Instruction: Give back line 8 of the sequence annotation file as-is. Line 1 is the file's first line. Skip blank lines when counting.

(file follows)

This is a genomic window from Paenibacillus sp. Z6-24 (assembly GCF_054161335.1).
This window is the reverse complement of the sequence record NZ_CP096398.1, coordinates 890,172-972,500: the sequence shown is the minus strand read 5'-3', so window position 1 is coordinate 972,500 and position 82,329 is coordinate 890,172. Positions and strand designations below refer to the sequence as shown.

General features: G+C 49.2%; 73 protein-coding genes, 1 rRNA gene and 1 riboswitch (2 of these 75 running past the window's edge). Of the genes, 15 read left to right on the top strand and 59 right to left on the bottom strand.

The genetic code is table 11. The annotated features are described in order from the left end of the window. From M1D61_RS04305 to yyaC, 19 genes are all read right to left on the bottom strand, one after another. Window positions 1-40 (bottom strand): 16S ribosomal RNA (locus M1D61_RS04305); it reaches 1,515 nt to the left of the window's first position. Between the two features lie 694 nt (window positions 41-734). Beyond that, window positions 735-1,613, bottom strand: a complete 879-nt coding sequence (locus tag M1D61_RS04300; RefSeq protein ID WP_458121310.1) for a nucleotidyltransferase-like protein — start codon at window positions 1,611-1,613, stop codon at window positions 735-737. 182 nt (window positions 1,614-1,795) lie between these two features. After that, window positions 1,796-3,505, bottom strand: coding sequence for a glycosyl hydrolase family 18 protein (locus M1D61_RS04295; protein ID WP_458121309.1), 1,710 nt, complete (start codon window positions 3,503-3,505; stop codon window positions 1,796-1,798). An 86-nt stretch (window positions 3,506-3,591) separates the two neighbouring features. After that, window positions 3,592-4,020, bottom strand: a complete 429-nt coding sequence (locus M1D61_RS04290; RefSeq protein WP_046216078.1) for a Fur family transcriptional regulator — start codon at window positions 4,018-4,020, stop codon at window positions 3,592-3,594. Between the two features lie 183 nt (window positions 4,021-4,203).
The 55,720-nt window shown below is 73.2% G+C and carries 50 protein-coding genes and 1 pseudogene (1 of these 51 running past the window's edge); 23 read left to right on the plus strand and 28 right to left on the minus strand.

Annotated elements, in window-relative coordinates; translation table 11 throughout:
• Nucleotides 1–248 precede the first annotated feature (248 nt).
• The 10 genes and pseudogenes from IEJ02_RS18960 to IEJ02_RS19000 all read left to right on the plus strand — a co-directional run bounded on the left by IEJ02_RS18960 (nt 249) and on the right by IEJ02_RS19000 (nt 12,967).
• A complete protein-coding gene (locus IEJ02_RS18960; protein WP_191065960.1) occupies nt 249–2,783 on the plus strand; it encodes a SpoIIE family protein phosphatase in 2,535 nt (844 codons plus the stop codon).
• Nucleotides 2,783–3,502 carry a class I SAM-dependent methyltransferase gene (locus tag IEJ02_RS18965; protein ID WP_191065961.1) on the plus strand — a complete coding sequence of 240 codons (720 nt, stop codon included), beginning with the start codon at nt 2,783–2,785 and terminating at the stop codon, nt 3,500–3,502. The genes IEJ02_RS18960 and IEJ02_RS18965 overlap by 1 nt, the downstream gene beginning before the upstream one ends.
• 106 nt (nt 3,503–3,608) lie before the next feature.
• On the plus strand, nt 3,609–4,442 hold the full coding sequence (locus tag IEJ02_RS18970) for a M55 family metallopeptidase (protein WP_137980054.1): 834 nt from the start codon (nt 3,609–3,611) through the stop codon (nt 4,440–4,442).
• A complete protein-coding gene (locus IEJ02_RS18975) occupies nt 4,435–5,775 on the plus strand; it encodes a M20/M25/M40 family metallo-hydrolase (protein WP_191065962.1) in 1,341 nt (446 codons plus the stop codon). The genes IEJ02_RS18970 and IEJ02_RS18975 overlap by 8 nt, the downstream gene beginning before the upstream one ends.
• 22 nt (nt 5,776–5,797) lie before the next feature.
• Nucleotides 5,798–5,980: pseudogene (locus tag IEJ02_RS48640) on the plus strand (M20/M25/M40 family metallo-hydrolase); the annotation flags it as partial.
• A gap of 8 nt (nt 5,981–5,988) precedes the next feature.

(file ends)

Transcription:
• The 10 genes and pseudogenes from IEJ02_RS18960 to IEJ02_RS19000 all read left to right on the plus strand — a co-directional run bounded on the left by IEJ02_RS18960 (nt 249) and on the right by IEJ02_RS19000 (nt 12,967).